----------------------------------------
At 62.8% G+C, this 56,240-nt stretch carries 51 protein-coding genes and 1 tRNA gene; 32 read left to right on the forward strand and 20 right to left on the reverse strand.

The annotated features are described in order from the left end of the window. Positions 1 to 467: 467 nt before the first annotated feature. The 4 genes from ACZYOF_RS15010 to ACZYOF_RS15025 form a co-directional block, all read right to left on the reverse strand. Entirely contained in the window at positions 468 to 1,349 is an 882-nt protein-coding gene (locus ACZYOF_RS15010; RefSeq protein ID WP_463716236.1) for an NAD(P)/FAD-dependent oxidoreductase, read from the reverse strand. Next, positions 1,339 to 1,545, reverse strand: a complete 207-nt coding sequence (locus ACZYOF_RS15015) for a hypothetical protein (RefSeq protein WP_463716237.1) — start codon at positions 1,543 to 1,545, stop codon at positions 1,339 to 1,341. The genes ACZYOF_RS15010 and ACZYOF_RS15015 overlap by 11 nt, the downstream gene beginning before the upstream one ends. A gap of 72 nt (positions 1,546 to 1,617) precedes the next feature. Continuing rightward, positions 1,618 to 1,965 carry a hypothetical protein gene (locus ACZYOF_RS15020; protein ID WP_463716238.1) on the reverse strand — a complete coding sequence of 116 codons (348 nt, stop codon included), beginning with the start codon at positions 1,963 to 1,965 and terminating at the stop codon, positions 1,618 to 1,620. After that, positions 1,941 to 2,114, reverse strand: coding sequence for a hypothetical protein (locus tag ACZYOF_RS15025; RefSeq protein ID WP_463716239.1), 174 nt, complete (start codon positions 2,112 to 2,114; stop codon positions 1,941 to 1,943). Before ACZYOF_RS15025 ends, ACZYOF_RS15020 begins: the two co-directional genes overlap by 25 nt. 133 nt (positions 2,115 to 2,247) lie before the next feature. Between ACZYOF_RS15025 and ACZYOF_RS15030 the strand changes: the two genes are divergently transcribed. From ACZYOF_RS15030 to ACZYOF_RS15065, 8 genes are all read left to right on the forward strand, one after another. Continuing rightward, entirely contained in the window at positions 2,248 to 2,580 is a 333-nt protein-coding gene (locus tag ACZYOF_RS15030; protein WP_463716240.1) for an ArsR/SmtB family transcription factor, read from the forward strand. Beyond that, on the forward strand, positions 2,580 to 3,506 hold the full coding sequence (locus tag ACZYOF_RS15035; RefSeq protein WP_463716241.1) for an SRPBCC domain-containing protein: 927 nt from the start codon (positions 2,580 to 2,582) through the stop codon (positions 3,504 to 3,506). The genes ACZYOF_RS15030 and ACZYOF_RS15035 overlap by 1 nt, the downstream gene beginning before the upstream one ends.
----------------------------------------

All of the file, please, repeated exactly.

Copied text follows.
At 62.8% G+C, this 56,240-nt stretch carries 51 protein-coding genes and 1 tRNA gene; 32 read left to right on the forward strand and 20 right to left on the reverse strand.

The annotated features are described in order from the left end of the window. Positions 1 to 467: 467 nt before the first annotated feature. The 4 genes from ACZYOF_RS15010 to ACZYOF_RS15025 form a co-directional block, all read right to left on the reverse strand. Entirely contained in the window at positions 468 to 1,349 is an 882-nt protein-coding gene (locus ACZYOF_RS15010; RefSeq protein ID WP_463716236.1) for an NAD(P)/FAD-dependent oxidoreductase, read from the reverse strand. Next, positions 1,339 to 1,545, reverse strand: a complete 207-nt coding sequence (locus ACZYOF_RS15015) for a hypothetical protein (RefSeq protein WP_463716237.1) — start codon at positions 1,543 to 1,545, stop codon at positions 1,339 to 1,341. The genes ACZYOF_RS15010 and ACZYOF_RS15015 overlap by 11 nt, the downstream gene beginning before the upstream one ends. A gap of 72 nt (positions 1,546 to 1,617) precedes the next feature. Continuing rightward, positions 1,618 to 1,965 carry a hypothetical protein gene (locus ACZYOF_RS15020; protein ID WP_463716238.1) on the reverse strand — a complete coding sequence of 116 codons (348 nt, stop codon included), beginning with the start codon at positions 1,963 to 1,965 and terminating at the stop codon, positions 1,618 to 1,620. After that, positions 1,941 to 2,114, reverse strand: coding sequence for a hypothetical protein (locus tag ACZYOF_RS15025; RefSeq protein ID WP_463716239.1), 174 nt, complete (start codon positions 2,112 to 2,114; stop codon positions 1,941 to 1,943). Before ACZYOF_RS15025 ends, ACZYOF_RS15020 begins: the two co-directional genes overlap by 25 nt. 133 nt (positions 2,115 to 2,247) lie before the next feature. Between ACZYOF_RS15025 and ACZYOF_RS15030 the strand changes: the two genes are divergently transcribed. From ACZYOF_RS15030 to ACZYOF_RS15065, 8 genes are all read left to right on the forward strand, one after another. Continuing rightward, entirely contained in the window at positions 2,248 to 2,580 is a 333-nt protein-coding gene (locus tag ACZYOF_RS15030; protein WP_463716240.1) for an ArsR/SmtB family transcription factor, read from the forward strand. Beyond that, on the forward strand, positions 2,580 to 3,506 hold the full coding sequence (locus tag ACZYOF_RS15035; RefSeq protein WP_463716241.1) for an SRPBCC domain-containing protein: 927 nt from the start codon (positions 2,580 to 2,582) through the stop codon (positions 3,504 to 3,506). The genes ACZYOF_RS15030 and ACZYOF_RS15035 overlap by 1 nt, the downstream gene beginning before the upstream one ends.